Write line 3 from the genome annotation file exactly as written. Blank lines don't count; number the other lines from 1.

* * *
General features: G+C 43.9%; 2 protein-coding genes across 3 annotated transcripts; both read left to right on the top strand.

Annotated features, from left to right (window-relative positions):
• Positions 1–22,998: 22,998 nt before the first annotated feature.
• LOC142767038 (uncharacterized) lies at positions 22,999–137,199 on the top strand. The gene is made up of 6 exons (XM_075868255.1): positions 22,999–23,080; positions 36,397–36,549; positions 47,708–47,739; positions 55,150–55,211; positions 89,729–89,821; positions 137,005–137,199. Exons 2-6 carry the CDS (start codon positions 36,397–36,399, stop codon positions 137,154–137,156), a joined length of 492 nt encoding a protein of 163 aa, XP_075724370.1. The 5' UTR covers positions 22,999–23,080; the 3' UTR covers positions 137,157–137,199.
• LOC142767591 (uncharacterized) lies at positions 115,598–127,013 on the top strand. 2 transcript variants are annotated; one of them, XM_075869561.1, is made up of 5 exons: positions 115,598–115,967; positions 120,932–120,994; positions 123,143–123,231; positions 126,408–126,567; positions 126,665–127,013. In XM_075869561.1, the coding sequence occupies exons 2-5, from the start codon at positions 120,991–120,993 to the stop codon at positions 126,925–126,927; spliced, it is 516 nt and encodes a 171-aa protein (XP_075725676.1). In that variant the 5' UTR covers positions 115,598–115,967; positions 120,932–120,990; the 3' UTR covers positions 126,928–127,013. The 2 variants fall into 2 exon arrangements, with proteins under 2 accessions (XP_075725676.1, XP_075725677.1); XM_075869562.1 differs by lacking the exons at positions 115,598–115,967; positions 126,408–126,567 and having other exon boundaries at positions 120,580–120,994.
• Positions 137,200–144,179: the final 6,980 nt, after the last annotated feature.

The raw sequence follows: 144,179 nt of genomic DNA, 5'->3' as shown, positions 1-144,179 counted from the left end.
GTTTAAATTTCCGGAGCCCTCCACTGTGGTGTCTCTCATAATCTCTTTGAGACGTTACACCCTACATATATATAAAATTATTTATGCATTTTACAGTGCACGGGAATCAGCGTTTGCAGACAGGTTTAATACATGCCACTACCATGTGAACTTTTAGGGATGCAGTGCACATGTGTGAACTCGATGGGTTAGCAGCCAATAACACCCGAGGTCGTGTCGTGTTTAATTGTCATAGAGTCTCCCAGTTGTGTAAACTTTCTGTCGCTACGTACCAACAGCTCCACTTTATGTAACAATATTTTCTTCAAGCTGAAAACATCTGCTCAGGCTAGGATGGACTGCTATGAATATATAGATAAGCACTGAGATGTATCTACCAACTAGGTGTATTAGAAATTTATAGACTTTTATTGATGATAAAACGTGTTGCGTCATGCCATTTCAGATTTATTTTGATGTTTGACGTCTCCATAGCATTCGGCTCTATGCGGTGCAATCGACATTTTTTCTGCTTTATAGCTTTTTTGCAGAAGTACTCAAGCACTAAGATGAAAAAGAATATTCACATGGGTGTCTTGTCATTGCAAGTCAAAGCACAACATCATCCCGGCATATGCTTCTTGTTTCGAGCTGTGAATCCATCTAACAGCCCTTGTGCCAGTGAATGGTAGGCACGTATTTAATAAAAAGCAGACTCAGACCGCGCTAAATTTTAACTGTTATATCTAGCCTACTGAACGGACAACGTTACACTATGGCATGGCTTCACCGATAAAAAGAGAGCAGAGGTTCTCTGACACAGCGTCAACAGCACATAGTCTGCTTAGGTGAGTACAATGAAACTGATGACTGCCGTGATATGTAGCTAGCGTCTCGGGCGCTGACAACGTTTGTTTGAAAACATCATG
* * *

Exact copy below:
• Positions 1–22,998: 22,998 nt before the first annotated feature.